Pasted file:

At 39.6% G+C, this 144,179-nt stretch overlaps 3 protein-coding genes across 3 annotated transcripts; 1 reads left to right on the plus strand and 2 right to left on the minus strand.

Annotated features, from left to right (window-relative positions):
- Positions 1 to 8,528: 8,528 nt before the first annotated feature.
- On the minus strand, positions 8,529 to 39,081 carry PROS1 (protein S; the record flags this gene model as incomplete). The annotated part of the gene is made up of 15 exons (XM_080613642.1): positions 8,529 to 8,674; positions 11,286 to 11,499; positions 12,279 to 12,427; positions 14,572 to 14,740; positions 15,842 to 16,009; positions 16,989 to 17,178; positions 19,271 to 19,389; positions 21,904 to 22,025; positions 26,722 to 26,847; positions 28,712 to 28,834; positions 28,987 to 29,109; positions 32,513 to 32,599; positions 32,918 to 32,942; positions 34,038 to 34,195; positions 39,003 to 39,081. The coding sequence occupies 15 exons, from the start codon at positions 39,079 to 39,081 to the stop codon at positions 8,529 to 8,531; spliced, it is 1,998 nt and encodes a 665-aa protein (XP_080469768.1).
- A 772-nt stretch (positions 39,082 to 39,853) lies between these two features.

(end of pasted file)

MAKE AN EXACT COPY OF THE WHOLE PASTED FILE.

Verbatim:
At 39.6% G+C, this 144,179-nt stretch overlaps 3 protein-coding genes across 3 annotated transcripts; 1 reads left to right on the plus strand and 2 right to left on the minus strand.

Annotated features, from left to right (window-relative positions):
- Positions 1 to 8,528: 8,528 nt before the first annotated feature.
- On the minus strand, positions 8,529 to 39,081 carry PROS1 (protein S; the record flags this gene model as incomplete). The annotated part of the gene is made up of 15 exons (XM_080613642.1): positions 8,529 to 8,674; positions 11,286 to 11,499; positions 12,279 to 12,427; positions 14,572 to 14,740; positions 15,842 to 16,009; positions 16,989 to 17,178; positions 19,271 to 19,389; positions 21,904 to 22,025; positions 26,722 to 26,847; positions 28,712 to 28,834; positions 28,987 to 29,109; positions 32,513 to 32,599; positions 32,918 to 32,942; positions 34,038 to 34,195; positions 39,003 to 39,081. The coding sequence occupies 15 exons, from the start codon at positions 39,079 to 39,081 to the stop codon at positions 8,529 to 8,531; spliced, it is 1,998 nt and encodes a 665-aa protein (XP_080469768.1).
- A 772-nt stretch (positions 39,082 to 39,853) lies between these two features.